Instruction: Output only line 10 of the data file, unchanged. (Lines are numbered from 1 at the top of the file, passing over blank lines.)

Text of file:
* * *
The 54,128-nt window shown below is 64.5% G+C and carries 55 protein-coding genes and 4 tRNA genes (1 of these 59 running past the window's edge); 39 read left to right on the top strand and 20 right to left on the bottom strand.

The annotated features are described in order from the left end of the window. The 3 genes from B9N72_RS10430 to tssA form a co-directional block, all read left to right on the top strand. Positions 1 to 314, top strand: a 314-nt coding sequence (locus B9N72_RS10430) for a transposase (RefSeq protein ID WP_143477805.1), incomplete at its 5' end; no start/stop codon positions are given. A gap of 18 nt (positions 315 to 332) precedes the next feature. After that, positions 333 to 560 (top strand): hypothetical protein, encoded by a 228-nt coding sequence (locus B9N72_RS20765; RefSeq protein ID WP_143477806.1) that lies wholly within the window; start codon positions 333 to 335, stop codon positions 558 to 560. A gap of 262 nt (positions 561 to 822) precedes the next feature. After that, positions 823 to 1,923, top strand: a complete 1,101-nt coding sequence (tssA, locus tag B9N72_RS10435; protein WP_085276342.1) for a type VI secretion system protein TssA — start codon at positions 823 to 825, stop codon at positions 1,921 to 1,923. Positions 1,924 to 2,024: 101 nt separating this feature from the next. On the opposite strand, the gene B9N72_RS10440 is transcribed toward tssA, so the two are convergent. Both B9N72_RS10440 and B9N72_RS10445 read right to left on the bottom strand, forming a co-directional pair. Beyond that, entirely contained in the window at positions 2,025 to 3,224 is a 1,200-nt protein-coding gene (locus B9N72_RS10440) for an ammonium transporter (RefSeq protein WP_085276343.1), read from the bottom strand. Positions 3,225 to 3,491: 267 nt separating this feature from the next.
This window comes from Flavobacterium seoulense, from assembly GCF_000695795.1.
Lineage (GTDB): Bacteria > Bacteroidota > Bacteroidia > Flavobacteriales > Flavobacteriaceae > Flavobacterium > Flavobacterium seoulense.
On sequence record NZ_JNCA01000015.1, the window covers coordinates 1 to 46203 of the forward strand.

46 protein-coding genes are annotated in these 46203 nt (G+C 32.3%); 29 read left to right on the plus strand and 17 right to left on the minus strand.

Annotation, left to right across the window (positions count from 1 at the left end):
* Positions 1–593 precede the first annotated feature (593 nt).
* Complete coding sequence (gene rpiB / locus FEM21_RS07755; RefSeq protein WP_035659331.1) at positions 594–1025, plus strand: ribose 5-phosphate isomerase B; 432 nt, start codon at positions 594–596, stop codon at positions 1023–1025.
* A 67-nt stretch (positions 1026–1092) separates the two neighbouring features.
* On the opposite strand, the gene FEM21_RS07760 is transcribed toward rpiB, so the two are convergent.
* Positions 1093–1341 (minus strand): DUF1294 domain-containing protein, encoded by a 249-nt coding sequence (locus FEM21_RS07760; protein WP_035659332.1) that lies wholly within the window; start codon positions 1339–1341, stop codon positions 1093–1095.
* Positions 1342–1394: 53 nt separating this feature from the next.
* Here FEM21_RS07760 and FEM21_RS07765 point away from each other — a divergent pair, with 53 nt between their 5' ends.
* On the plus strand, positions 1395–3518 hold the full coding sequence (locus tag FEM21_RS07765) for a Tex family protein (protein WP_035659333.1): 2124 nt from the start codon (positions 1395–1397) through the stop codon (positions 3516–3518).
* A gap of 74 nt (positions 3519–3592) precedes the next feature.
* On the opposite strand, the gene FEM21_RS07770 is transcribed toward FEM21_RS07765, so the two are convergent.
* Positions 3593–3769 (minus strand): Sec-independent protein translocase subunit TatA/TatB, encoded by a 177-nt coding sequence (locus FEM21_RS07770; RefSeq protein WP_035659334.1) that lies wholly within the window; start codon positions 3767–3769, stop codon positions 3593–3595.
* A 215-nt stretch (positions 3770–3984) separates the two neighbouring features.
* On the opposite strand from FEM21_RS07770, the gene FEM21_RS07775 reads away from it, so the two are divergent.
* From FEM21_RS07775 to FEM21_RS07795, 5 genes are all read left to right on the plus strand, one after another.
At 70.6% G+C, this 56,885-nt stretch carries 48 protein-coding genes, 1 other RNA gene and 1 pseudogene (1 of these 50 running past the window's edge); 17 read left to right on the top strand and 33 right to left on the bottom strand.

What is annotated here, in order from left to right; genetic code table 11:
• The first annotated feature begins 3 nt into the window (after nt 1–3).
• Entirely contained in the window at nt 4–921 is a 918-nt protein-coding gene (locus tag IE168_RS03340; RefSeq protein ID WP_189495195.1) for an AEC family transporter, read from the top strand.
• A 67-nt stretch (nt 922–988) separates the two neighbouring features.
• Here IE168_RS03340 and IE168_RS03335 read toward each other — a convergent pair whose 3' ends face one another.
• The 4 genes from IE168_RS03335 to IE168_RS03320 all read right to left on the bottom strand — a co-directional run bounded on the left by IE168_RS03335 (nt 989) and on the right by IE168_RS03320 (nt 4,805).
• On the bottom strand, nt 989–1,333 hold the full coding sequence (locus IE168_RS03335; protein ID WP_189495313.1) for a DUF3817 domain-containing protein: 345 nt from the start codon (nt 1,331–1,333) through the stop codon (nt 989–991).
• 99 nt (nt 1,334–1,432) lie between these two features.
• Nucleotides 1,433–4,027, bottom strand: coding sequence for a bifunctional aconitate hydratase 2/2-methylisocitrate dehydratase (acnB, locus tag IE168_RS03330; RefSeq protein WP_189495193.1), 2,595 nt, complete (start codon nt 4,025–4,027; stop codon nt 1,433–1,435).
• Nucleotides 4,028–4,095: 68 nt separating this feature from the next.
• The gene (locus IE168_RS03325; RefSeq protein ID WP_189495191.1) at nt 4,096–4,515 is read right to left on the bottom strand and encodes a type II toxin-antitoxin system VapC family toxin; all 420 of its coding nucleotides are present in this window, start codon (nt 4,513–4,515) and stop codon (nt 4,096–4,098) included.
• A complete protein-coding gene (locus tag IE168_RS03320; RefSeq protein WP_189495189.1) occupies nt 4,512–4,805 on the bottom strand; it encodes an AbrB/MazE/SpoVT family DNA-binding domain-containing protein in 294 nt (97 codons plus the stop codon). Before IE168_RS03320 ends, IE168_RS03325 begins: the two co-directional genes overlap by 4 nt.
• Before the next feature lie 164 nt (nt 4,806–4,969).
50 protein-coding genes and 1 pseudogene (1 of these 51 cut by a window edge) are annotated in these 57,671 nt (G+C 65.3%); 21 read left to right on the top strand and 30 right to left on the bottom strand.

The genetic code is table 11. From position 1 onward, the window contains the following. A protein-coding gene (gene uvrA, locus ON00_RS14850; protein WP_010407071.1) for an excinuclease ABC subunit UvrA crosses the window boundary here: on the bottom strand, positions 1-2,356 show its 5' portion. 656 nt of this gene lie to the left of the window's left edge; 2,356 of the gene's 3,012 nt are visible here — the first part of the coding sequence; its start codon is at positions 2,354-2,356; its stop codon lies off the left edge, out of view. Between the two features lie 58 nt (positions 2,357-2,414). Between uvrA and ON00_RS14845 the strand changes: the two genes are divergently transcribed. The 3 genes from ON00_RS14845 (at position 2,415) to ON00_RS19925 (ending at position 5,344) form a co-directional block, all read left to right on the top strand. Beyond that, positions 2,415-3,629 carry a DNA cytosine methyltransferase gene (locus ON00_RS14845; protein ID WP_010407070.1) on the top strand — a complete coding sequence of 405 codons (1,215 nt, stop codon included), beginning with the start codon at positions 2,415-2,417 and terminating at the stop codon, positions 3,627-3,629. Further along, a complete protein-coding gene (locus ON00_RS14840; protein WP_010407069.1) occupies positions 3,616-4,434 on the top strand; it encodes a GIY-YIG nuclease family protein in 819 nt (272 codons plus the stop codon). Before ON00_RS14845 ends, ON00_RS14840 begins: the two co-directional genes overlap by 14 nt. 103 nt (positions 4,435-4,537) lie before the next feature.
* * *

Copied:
* A 67-nt stretch (positions 1026–1092) separates the two neighbouring features.